Cutting out the middleman could dramatically lower your prescription costs
Sharon Downey says it’s tough getting old.
“I probably take 15 or 20 in the course of a day, so cost and medicines to me are very important,” Downey said.
While she has both health insurance and Medicare, Downey says they don’t really save her when it comes to prescriptions or medicines. So, she supplements those benefits with direct primary care membership.
Direct primary care means Downey pays her doctor, Dr. Rebekah Bernard, a monthly fee for unlimited visits. There is no insurance company involved, no deductible, no middleman. And that direct relationship is how Downey saves money on prescriptions.
“What Dr. Bernard saves me on the cost of medication more than covers the $75 that I pay her a month as a monthly fee,” Downey said.
Dr. Bernard, who owns Gulf Coast Direct Primary Care in South Fort Myers, also has a dispensary license and buys her generics directly from the supplier, passing the savings onto her clients.
“I can get pretty much any generic medication for my patients at just a fraction of the cost,” Bernard said.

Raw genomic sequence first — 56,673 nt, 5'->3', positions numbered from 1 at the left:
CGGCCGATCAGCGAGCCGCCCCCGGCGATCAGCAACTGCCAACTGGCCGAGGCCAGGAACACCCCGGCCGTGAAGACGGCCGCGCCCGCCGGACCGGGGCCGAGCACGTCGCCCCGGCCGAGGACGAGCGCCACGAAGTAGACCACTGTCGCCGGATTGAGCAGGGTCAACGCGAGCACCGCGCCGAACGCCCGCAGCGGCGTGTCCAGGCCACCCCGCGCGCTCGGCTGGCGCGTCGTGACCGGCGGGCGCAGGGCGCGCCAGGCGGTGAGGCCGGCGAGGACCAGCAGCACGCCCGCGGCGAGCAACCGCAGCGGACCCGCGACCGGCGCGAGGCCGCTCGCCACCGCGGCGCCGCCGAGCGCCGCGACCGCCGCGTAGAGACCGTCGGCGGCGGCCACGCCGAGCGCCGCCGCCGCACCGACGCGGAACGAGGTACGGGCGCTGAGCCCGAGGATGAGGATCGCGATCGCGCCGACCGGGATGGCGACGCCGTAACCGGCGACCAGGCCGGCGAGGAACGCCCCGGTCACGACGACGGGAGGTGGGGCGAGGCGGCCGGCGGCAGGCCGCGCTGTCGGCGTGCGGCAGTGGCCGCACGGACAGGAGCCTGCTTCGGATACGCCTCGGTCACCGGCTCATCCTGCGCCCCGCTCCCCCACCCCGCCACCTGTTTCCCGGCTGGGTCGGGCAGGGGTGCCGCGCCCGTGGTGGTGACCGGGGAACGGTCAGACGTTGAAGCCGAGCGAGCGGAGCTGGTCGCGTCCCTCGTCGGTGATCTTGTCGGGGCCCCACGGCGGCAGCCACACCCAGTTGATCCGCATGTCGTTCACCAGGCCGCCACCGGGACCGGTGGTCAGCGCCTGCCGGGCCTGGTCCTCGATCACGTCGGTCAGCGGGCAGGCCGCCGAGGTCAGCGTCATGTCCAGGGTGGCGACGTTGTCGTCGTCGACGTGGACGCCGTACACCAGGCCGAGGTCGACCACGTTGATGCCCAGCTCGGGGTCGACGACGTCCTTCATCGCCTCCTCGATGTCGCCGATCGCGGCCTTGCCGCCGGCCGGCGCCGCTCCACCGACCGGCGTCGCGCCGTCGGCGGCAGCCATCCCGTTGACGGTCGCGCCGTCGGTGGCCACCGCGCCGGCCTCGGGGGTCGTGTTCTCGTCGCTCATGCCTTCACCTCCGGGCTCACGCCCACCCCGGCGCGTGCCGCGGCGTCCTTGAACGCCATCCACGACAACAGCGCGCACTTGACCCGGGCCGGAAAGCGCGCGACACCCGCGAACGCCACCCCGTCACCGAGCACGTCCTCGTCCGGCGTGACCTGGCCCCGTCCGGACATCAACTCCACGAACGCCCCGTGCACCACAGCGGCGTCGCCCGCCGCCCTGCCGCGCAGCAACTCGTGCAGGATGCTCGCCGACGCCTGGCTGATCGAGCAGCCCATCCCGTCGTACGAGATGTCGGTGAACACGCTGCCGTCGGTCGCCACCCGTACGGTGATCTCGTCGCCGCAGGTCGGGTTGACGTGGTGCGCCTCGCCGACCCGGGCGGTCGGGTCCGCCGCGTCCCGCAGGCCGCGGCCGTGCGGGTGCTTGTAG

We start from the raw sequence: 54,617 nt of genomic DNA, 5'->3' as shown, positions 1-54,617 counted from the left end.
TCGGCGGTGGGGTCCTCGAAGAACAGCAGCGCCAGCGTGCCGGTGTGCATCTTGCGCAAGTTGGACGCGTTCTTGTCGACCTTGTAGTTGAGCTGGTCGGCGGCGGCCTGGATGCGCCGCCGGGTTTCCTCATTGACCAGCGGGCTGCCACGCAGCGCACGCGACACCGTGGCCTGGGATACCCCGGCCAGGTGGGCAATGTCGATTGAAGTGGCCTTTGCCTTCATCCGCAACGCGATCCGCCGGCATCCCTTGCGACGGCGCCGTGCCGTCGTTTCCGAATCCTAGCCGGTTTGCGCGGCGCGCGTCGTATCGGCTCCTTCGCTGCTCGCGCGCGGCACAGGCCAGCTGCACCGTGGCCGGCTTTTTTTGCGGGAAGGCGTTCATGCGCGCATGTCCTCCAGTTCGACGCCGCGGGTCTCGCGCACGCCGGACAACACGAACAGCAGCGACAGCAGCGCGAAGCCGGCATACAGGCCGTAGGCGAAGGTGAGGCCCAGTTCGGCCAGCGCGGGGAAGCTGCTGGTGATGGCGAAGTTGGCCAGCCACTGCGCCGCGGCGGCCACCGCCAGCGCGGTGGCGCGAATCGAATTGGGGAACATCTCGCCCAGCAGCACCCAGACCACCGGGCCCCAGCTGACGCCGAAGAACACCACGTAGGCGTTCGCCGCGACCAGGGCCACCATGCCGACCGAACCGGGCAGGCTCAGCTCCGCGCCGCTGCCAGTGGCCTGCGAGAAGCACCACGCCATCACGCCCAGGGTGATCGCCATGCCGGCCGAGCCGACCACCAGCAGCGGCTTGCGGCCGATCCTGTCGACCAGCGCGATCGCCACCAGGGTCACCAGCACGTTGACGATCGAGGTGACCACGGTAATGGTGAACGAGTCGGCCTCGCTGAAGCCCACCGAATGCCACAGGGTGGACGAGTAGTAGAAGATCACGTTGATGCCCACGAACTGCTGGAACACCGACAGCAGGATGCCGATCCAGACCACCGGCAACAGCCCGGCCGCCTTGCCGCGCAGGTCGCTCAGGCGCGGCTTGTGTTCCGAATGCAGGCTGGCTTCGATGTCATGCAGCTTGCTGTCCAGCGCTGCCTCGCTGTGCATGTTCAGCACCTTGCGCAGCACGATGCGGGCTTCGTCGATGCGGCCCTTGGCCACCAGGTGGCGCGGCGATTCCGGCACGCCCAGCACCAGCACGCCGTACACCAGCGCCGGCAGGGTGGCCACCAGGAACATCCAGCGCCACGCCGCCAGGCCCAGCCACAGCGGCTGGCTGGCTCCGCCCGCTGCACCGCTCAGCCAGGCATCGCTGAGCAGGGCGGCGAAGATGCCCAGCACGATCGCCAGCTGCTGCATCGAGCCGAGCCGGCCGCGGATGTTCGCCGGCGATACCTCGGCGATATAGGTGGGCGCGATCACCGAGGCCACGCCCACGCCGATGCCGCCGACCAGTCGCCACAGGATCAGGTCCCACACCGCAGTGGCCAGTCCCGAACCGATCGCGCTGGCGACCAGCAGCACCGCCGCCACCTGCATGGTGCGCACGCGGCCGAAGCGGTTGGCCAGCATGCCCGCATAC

Downey recalls a time when she went to the pharmacy for a drug and it was $350.
“I went in to see Dr. Bernard. I said this one’s costing an arm and a leg. She ordered that same drug for $60 a bottle,” Downey said.
Why the price difference?
Athos Health CEO and health care billing advocate Jon Hess says it’s not the pharmacy marking prices up, but a middleman called pharmacy benefits managers.
“Historically they’ve taken a huge profit,” Hess said.
Pharmacy benefits managers or PBM’s work like an arm of an insurance company, handling the “pharmaceutical stuff,” like what drugs will be covered and how much they’ll cost.
“They’re not getting the drugs from the manufacturer any cheaper than the employer plan is, or other plans out there. But they are not taking the same profit margin off the PBM insurance side,” Hess said.
Other ways to save
If you have insurance, Hess says to go to the drug company’s website and look for a copay card.
“For Humira, you see advertisements for Humira, they’ll pay up to $24,000 a year of your costs,” Hess said.
If you have Medicare, look for patient assistance programs or subsidy programs instead of copay cards or coupons. Under federal law, Medicare patients can’t use drugmakers’ discount cards or coupons.
“You can still have substantial income. I found one where a family of two, as long as you made less $125,000 and you’re Medicare, they would cover the drug for free, your portion,” Hess said.
Also, ask your doctor about free samples.
Dr. Bernard, for example, helps manage Downey’s insulin costs by providing free samples.
Publix Supermarket also offers certain high blood pressure, diabetes medications, and antibiotics for free.
What about generic?
Buying generic medications can save big bucks.
But Hess warns to check with your insurance company first. He says in some cases, just the name-brand drugs are covered.
“I see this more and more, and I didn’t hear about this two years ago,” Hess said.